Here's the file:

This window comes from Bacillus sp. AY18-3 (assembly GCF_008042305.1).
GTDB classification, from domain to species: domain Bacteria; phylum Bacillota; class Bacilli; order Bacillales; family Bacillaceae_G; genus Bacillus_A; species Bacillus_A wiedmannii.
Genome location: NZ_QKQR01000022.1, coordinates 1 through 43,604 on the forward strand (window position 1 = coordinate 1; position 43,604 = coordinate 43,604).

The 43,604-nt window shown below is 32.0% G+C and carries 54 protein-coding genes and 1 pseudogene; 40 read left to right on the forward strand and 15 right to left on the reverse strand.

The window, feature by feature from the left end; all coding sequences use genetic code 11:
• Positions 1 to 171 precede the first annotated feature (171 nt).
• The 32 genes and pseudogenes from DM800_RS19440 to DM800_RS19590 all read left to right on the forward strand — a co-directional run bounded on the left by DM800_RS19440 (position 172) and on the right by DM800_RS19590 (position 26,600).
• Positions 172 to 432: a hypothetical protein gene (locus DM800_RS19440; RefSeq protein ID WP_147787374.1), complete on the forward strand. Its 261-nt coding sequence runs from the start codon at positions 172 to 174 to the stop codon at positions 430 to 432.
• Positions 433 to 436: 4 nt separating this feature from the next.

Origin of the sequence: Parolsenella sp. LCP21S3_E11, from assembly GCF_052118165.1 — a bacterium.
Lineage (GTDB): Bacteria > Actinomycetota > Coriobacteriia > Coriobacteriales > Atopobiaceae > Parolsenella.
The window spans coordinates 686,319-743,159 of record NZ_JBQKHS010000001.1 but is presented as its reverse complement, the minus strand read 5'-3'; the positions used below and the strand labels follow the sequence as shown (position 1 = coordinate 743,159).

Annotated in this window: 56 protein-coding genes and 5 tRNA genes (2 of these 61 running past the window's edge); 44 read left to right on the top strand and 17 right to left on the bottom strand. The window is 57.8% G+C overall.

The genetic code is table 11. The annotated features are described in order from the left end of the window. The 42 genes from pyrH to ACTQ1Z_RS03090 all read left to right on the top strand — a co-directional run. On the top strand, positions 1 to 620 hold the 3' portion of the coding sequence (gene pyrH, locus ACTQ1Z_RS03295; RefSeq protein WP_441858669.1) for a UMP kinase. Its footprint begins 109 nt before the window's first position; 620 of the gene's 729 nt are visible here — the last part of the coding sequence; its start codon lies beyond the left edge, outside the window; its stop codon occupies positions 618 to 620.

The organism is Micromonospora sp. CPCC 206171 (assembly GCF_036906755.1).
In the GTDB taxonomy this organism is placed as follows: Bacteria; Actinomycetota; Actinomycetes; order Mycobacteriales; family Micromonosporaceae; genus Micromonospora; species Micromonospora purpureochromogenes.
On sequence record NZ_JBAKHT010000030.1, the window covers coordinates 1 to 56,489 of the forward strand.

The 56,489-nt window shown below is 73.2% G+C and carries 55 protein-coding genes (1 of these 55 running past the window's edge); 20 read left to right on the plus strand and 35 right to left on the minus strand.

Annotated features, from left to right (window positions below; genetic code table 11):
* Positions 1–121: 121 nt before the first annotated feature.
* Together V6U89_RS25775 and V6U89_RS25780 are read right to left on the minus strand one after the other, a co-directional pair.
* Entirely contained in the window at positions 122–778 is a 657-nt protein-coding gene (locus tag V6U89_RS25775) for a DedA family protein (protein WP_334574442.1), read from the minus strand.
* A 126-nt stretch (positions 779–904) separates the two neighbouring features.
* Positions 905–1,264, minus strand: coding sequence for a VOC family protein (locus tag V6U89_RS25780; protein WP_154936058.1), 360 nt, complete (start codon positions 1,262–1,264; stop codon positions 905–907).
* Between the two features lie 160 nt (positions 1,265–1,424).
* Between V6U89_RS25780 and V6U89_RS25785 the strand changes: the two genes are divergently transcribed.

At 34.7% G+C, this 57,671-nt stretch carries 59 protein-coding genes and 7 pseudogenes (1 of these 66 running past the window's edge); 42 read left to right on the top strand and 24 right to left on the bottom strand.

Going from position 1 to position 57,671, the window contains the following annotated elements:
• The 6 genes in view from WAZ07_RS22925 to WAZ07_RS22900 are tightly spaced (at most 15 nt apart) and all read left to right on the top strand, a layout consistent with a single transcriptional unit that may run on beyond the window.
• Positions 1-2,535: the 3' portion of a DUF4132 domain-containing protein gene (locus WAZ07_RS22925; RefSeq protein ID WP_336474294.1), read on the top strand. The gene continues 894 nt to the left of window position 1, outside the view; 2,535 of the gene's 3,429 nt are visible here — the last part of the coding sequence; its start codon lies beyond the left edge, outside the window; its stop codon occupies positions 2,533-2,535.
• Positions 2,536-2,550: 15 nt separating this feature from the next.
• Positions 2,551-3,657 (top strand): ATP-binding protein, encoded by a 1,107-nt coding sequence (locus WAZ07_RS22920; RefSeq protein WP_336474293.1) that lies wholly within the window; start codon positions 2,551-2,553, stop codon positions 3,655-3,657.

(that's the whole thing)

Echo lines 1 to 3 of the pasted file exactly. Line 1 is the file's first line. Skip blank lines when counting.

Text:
This window comes from Bacillus sp. AY18-3 (assembly GCF_008042305.1).
GTDB classification, from domain to species: domain Bacteria; phylum Bacillota; class Bacilli; order Bacillales; family Bacillaceae_G; genus Bacillus_A; species Bacillus_A wiedmannii.
Genome location: NZ_QKQR01000022.1, coordinates 1 through 43,604 on the forward strand (window position 1 = coordinate 1; position 43,604 = coordinate 43,604).